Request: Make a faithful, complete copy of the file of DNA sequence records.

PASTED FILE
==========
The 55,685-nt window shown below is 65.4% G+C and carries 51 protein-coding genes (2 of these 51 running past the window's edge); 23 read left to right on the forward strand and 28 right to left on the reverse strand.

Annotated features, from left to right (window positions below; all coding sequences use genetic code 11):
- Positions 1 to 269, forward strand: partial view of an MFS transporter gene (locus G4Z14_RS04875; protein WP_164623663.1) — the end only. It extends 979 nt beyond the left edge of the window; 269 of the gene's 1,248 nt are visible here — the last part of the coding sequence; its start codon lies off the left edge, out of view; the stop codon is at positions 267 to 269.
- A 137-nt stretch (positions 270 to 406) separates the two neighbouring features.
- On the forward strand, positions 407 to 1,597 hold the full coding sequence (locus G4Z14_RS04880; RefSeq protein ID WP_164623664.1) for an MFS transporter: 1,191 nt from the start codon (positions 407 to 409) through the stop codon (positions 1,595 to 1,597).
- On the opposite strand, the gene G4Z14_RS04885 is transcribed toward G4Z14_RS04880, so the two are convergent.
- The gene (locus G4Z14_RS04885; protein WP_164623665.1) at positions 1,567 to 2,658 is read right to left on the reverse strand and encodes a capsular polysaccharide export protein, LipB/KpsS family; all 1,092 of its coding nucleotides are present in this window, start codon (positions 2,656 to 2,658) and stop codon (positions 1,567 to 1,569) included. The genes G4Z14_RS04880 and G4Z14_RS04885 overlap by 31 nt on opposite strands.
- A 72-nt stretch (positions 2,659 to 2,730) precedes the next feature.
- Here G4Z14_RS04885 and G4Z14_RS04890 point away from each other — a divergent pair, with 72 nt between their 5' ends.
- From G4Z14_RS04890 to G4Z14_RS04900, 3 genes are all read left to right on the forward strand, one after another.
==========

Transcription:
The 55,685-nt window shown below is 65.4% G+C and carries 51 protein-coding genes (2 of these 51 running past the window's edge); 23 read left to right on the forward strand and 28 right to left on the reverse strand.

Annotated features, from left to right (window positions below; all coding sequences use genetic code 11):
- Positions 1 to 269, forward strand: partial view of an MFS transporter gene (locus G4Z14_RS04875; protein WP_164623663.1) — the end only. It extends 979 nt beyond the left edge of the window; 269 of the gene's 1,248 nt are visible here — the last part of the coding sequence; its start codon lies off the left edge, out of view; the stop codon is at positions 267 to 269.
- A 137-nt stretch (positions 270 to 406) separates the two neighbouring features.
- On the forward strand, positions 407 to 1,597 hold the full coding sequence (locus G4Z14_RS04880; RefSeq protein ID WP_164623664.1) for an MFS transporter: 1,191 nt from the start codon (positions 407 to 409) through the stop codon (positions 1,595 to 1,597).
- On the opposite strand, the gene G4Z14_RS04885 is transcribed toward G4Z14_RS04880, so the two are convergent.
- The gene (locus G4Z14_RS04885; protein WP_164623665.1) at positions 1,567 to 2,658 is read right to left on the reverse strand and encodes a capsular polysaccharide export protein, LipB/KpsS family; all 1,092 of its coding nucleotides are present in this window, start codon (positions 2,656 to 2,658) and stop codon (positions 1,567 to 1,569) included. The genes G4Z14_RS04880 and G4Z14_RS04885 overlap by 31 nt on opposite strands.
- A 72-nt stretch (positions 2,659 to 2,730) precedes the next feature.
- Here G4Z14_RS04885 and G4Z14_RS04890 point away from each other — a divergent pair, with 72 nt between their 5' ends.
- From G4Z14_RS04890 to G4Z14_RS04900, 3 genes are all read left to right on the forward strand, one after another.